One hundred years ago today was the beginning of the Gallipoli Campaign during The First World War. Over the course of 8 months, a whole lot of Australians and New Zealanders (as well as Englishmen, Irishmen, Indians, Canadians, Frenchmen, and Turks) died in this ill-fated and ultimately meaningless military campaign. Many years before, Banjo Paterson, Australia’s finest poet, had written a poem entitled El Mahdi to the Australian Troops that severely censured Australian military involvement on the other side of the globe. Why should these men leave their home, “fair Australia, freest of the free,” to kill and be killed in the name of the British Empire?
I have a copy of Paterson’s complete works and used to read from it every night before bed. I read chronologically, and since he was extremely prolific, I never did make it as far as the First World War. Consequently, this ANZAC Day the Beer & Trembling reading is one that is unrelated to war and death and empire. This week’s reading is an adventure poem about wrangling wild horses: The Man from Snowy River.
I have never wrangled wild horses myself, but I have gotten pretty close to some. Years ago, I went camping on Assateague Island with some friends. Assateague is quite famous for its feral horse population. It is unclear whether the horses swam ashore from some ancient ship wreck, or whether colonists simply released horses on the island. Either way, now they run free and will occasionally walk right up to a camp fire in search of marshmallows. A horse did, in fact, walk right up to us at our campfire and we got yelled at by a park ranger who assumed that we had intentionally lured it to us.
Among our camping provisions, we packed lemonade and Miller High Life. During the day we mixed the two for a refreshing shandy. When evening fell, the lemonade was eschewed in favor of straight beer. A couple at the next campsite came over and introduced themselves. They seemed friendly enough, but then the man made the most insane critique of beer that I have ever heard:
“You guys are drinking High Life, huh? I’ll stick with Miller Lite; High Life has too much of a heavy lager flavor.”
I’d been drinking all day, so this fired me right up. High Life? Too much flavor? Really? After he returned to his own campsite, I was still incredulous; I had to be talked down. “Forget it, Jake. He’s just a Philistine.”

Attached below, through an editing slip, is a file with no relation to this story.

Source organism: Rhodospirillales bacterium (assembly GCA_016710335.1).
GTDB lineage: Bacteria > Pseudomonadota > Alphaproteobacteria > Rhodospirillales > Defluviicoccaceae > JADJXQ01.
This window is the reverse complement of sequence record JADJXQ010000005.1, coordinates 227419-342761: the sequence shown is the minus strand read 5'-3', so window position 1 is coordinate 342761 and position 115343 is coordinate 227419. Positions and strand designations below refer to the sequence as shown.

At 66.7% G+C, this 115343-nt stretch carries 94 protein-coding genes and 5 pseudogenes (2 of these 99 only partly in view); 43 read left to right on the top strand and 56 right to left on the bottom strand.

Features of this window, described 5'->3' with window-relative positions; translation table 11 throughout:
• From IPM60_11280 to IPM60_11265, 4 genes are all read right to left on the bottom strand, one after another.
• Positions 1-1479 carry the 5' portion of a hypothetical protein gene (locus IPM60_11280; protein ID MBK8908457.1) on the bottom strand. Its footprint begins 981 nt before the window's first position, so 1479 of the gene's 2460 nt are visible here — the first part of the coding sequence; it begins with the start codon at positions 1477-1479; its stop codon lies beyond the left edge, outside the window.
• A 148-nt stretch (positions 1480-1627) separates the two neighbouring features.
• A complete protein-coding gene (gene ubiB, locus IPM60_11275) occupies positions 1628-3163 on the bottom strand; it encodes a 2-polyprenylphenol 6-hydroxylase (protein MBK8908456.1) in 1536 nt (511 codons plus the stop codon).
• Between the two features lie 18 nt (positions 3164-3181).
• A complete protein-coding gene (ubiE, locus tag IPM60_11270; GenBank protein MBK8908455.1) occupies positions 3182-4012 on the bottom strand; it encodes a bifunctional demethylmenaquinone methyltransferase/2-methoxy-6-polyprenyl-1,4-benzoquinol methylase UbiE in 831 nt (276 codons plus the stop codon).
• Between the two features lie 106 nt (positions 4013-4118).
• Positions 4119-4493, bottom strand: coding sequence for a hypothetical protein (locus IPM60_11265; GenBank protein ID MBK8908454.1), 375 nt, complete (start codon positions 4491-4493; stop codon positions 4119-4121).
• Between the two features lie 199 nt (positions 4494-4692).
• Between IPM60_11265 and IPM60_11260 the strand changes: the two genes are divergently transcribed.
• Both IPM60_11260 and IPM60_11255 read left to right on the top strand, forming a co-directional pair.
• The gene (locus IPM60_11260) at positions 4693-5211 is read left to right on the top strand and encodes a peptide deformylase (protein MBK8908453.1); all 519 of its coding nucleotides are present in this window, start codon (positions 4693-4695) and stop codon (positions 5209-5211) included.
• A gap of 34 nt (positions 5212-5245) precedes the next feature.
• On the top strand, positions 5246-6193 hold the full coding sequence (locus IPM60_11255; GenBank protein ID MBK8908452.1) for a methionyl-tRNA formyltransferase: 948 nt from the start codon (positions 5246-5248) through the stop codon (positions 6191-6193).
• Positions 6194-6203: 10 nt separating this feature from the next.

In the intervening years, I have come to regard that gentleman’s opinion as more and more valid. I do not mean to say that his opinion was correct, only that I have sort of mellowed to the idea that people can legitimately think whatever inane thing they want. I try to keep my mind ordered and live a rational, reasonable life. If others choose to believe inanities or hold absurd opinions, that only makes the world more interesting and puts my own intellectual flaws into perspective. There is no point in getting upset because somebody else is unsophisticated or believes something that I do not.
Beer of the Week: Miller High Life – “Heavy lager flavor,” huh? To be fair to our camp-out neighbor, the flavor of this beer (“heavy lager” or otherwise) is pretty bad. It smells of cheap grain and tastes, um, not good. However, there is one really interesting thing about High Life. If poured aggressively, this crystal-clear, straw colored beer has a thick, foamy head. It even leaves some substantial lacing on the glass. Given time, the lacing dries out and forms a delicate, solid, dry foam. I don’t know if this ever happens with other beers, but I have never seen it before. Interesting though it may be, I rather suspect that this actually shows something undesirable about the beer.
Reading of the Week: The Man from Snowy River by Banjo Paterson – As evidence of Banjo Paterson’s preeminence in Australian poetry, I submit the Australian $10 note. Pictured on the $10 note is a young Paterson as well as the entire text of this poem. Coincidentally, one of the characters in this poem appeared in an earlier Paterson poem that has already been a reading on this blog: Clancy of the Overflow.